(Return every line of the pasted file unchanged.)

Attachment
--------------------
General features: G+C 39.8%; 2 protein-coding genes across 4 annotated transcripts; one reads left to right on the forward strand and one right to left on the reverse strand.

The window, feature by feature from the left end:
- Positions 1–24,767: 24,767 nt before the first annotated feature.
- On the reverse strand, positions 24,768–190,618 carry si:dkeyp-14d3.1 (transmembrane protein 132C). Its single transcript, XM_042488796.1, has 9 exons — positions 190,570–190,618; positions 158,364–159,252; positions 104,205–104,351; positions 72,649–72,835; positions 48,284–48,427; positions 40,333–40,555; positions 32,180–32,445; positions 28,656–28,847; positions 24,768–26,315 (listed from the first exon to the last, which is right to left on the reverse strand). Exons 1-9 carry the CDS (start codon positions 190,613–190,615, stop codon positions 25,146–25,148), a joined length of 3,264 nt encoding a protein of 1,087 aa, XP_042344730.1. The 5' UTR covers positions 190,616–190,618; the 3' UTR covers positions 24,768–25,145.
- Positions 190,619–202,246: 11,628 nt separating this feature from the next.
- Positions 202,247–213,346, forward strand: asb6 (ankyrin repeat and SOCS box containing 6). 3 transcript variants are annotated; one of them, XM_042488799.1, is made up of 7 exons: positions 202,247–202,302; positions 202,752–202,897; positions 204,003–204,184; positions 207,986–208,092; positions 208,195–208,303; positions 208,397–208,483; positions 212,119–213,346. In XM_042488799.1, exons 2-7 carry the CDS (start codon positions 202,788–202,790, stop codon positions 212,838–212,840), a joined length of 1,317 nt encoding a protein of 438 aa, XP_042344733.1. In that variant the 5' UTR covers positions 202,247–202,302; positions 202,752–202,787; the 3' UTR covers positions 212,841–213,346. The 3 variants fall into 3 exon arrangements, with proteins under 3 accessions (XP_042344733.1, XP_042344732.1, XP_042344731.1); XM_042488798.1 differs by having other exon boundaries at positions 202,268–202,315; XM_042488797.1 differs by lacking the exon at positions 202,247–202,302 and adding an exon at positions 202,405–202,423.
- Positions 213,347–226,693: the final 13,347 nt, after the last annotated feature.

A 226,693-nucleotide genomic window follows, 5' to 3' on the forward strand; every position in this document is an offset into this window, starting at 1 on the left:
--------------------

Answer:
General features: G+C 39.8%; 2 protein-coding genes across 4 annotated transcripts; one reads left to right on the forward strand and one right to left on the reverse strand.

The window, feature by feature from the left end:
- Positions 1–24,767: 24,767 nt before the first annotated feature.
- On the reverse strand, positions 24,768–190,618 carry si:dkeyp-14d3.1 (transmembrane protein 132C). Its single transcript, XM_042488796.1, has 9 exons — positions 190,570–190,618; positions 158,364–159,252; positions 104,205–104,351; positions 72,649–72,835; positions 48,284–48,427; positions 40,333–40,555; positions 32,180–32,445; positions 28,656–28,847; positions 24,768–26,315 (listed from the first exon to the last, which is right to left on the reverse strand). Exons 1-9 carry the CDS (start codon positions 190,613–190,615, stop codon positions 25,146–25,148), a joined length of 3,264 nt encoding a protein of 1,087 aa, XP_042344730.1. The 5' UTR covers positions 190,616–190,618; the 3' UTR covers positions 24,768–25,145.
- Positions 190,619–202,246: 11,628 nt separating this feature from the next.
- Positions 202,247–213,346, forward strand: asb6 (ankyrin repeat and SOCS box containing 6). 3 transcript variants are annotated; one of them, XM_042488799.1, is made up of 7 exons: positions 202,247–202,302; positions 202,752–202,897; positions 204,003–204,184; positions 207,986–208,092; positions 208,195–208,303; positions 208,397–208,483; positions 212,119–213,346. In XM_042488799.1, exons 2-7 carry the CDS (start codon positions 202,788–202,790, stop codon positions 212,838–212,840), a joined length of 1,317 nt encoding a protein of 438 aa, XP_042344733.1. In that variant the 5' UTR covers positions 202,247–202,302; positions 202,752–202,787; the 3' UTR covers positions 212,841–213,346. The 3 variants fall into 3 exon arrangements, with proteins under 3 accessions (XP_042344733.1, XP_042344732.1, XP_042344731.1); XM_042488798.1 differs by having other exon boundaries at positions 202,268–202,315; XM_042488797.1 differs by lacking the exon at positions 202,247–202,302 and adding an exon at positions 202,405–202,423.
- Positions 213,347–226,693: the final 13,347 nt, after the last annotated feature.

A 226,693-nucleotide genomic window follows, 5' to 3' on the forward strand; every position in this document is an offset into this window, starting at 1 on the left: